The dismal prognosis of glioblastoma multiforme (GBM) is mainly due to the poor response of GBM patients to any therapeutic modalities, which include ionizing radiation and DNA-alkylating agents. In the last few years, the important role of the DNA damage response (DDR) pathway in tumor formation and modulation of therapeutic response has been appreciated. Interestingly, several of the genetic alterations commonly found in GBMs (such as epidermal growth factor receptor amplification and PTEN inactivation) have also recently been shown to regulate the activity of the DNA repair machinery and, consequently, the response to DNA-damaging agents used routinely in the clinic. In this review, we focus on some of these findings that suggest that at least some of the pathways driving GBM formation could be directly responsible for the therapy resistance of this tumor type. Possible therapeutic approaches exist that may either overcome or take advantage of these GBM genetic alterations to improve the response of these tumors to DNA-damaging therapy. Cancer Res; 71(18); 5945–9. ©2011 AACR.

Glioblastoma multiforme (GBM) is the most frequent cancer of the central nervous system in adults and is among the most aggressive and lethal tumor types. GBM patients routinely undergo maximal tumor mass resection followed by concurrent radiotherapy and chemotherapy, using the alkylating agent temozolomide (TMZ). Despite decades of research efforts, GBM patients remain refractory to current treatment modalities and have a dismal prognosis. Gaining insights into the pathways that determine this poor response to therapy will be instrumental for the development of new therapeutic modalities. Resistance to radiation and chemotherapy characterizes many cancer types; however, it is not clear whether resistance is acquired during tumor progression or if it is intrinsically associated with the genetic events that lead to the tumor formation in the first place. In this review, we highlight some of the recent findings, which suggest that the genetic alterations characterizing GBM genomes might also be responsible for the poor treatment response of this tumor type by directly modulating the activity of the DNA damage response (DDR), namely, the DNA damage checkpoint and the DNA repair machinery. This “DDR-centric” view of glioma biology and response to therapy may provide additional insight into this particularly vexing problem. Currently, several laboratories are exploring the possibility of manipulating the DDR to cause selective tumor cell death through catastrophic genomic instability; therefore, we also focus here on some of the possible therapeutic modalities that could overcome and/or exploit GBM genetic alterations to improve the response to radiotherapy and chemotherapy.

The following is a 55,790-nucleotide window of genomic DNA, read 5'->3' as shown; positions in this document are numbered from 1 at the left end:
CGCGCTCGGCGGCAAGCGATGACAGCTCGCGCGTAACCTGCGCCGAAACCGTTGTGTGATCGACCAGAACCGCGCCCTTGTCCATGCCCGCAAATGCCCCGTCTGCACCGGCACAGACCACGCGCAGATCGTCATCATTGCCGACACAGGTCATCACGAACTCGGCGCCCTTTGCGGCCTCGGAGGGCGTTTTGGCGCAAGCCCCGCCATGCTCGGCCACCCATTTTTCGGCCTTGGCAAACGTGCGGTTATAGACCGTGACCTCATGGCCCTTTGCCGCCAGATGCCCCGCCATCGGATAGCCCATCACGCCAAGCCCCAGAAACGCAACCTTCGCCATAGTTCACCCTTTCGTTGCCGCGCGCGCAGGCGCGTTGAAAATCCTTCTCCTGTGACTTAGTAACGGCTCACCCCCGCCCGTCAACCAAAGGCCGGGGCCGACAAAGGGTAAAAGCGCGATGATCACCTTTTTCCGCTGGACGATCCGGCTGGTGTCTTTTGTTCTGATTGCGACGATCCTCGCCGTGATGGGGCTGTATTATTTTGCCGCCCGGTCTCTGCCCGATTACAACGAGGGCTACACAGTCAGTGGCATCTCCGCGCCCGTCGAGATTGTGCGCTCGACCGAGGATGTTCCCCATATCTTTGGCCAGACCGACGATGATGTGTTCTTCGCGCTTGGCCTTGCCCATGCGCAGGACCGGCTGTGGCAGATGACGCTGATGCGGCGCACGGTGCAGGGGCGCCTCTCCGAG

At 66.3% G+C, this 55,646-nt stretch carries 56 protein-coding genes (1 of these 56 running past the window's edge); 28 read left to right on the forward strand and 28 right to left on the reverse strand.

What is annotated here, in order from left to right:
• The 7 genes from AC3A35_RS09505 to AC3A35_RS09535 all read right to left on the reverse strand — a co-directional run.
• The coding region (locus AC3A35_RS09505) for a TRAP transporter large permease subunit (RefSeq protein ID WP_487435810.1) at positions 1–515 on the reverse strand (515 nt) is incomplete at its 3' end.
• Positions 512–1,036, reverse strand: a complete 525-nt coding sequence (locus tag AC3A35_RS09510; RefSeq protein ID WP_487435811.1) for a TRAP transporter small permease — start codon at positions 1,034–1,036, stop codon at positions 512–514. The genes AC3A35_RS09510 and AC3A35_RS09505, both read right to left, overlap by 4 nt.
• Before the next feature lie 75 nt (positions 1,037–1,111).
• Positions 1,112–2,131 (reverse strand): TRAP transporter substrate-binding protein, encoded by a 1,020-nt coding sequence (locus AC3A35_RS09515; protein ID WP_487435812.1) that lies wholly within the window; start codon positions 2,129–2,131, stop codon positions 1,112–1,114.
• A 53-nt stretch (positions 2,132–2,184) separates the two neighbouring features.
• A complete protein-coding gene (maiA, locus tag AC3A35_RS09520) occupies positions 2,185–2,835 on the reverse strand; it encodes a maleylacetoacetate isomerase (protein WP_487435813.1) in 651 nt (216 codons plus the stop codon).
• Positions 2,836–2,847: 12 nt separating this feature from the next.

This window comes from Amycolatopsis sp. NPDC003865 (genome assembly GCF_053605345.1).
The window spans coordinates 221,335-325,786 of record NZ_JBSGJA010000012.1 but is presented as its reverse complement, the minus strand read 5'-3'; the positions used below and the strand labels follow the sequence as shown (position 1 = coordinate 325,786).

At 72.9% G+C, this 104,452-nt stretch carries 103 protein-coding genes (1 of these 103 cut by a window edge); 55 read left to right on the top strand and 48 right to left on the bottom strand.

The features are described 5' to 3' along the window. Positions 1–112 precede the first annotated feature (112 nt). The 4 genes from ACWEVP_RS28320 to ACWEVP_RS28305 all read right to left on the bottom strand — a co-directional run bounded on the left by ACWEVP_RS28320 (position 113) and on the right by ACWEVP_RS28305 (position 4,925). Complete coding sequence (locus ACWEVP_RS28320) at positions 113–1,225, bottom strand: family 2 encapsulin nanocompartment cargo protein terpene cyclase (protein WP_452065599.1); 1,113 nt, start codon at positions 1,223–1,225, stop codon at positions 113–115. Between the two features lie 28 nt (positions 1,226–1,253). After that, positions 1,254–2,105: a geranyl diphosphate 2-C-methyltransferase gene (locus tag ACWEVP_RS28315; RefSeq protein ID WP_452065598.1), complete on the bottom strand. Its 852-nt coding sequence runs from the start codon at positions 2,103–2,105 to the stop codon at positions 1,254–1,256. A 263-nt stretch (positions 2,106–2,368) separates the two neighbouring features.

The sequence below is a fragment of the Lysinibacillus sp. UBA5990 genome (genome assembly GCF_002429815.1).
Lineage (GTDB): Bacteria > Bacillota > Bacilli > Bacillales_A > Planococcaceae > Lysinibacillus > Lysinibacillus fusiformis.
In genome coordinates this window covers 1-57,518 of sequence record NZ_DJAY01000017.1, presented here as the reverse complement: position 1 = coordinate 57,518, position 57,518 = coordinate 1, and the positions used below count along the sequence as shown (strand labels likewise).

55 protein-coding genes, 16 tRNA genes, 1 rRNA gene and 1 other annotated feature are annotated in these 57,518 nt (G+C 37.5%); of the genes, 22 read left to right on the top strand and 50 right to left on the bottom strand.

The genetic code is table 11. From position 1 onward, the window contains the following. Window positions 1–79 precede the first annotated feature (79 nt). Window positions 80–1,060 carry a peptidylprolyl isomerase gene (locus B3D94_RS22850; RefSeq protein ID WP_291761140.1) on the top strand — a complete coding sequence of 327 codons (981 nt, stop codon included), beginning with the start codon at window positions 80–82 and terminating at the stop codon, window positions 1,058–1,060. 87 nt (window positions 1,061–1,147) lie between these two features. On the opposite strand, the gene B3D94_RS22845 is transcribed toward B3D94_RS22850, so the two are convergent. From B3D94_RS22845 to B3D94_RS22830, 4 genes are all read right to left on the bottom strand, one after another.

In response to DNA damage, cells activate the phosphoinositide 3-kinase (PI3K)–related kinases (PI3KK) ATM, ATR, and DNA-dependent protein kinase (DNA-PK), which in turn phosphorylate multiple downstream substrates, including the effector kinases Chk1 and Chk2, resulting in cell-cycle checkpoint initiation and/or apoptosis. The activation of DDR signaling also requires several accessory proteins known as checkpoint mediators or adaptors, including 53BP1, BRCA1, and MDC1. Recently, it has been proposed that the DDR acts as a barrier against tumor progression, in which early malignant lesions have to inactivate p53 or other components of the DDR to progress to a more aggressive status.

The genes encoding components of the ATM/Chk2 and the ATR/Chk1 pathways are subjected to frequent copy-number loss in GBM patients (Fig. 1), with heterozygous loss of CHEK2 being the most frequent event (approximately 20%; ref. 1). Somatic cell gene transfer with the RCAS/tv-a system and platelet-derived growth factor (PDGF)–induced glioma generation have been used to show that some of the essential molecules of the DDR, such as ATM, Chk2, and p53, are required for glioma tumor suppression in mice and that loss of any of those genes not only accelerates tumor formation but also leads to a more aggressive phenotype, increasing the frequency of high-grade tumors (GBMs). Moreover, Chk2-null gliomas show defects in both apoptotic response and cell-cycle checkpoints, which prevent an ionizing radiation (IR)–mediated survival benefit observed in control mice. The evidence points to an indispensible role of Chk2 in IR response in gliomas, but it may not necessarily be directly extended to other molecules of the DDR pathway, because of the intricacy of this signaling pathway. Inhibition of the ATM kinase (the upstream Chk2 activator that acts in concert and in parallel with Chk2 in DNA-damage checkpoint modulation) leads to radiosensitization of human glioma cells in vitro (2, 3). Given the vast collection of proteins that are phosphorylated by ATM (more than 700), it is very difficult to define which of its downstream targets mediates the increased sensitivity to IR in cells treated with an ATM inhibitor. However, one likely function of ATM that contributes to this phenotype is its ability to modulate the double-strand break (DSB) repair via homologous recombination (HR; ref. 3). DSBs are the most toxic DNA lesions, and failure to repair them could result in the loss of genetic information and the generation of dangerous genomic rearrangements, which may ultimately lead to cell death. Treatment of the U87 glioma cell line with caffeine or more specific ATM inhibitors (KU-55933 and KU-60019) significantly reduced HR efficiency (2–4) and also affected AKT- and extracellular signal regulated kinase (ERK)–mediated prosurvival signaling and cell migration and/or invasion (2). However, the efficacy of pharmacologic inhibition of ATM in combination with IR remains to be evaluated on GBMs in vivo. Moreover, p53 status is likely to determine the response of such a therapeutic strategy, with p53-functional tumors being resistant and the p53-mutant tumors being sensitive to ATM inhibition (5).

Figure 1.

Multiple signaling pathways altered in GBM tumors modulate the DDR. Genes with copy-number loss and/or inactivating mutations or copy-number gain and/or activating mutations are presented in green or red, respectively. See text for details.

Figure 1.

Multiple signaling pathways altered in GBM tumors modulate the DDR. Genes with copy-number loss and/or inactivating mutations or copy-number gain and/or activating mutations are presented in green or red, respectively. See text for details.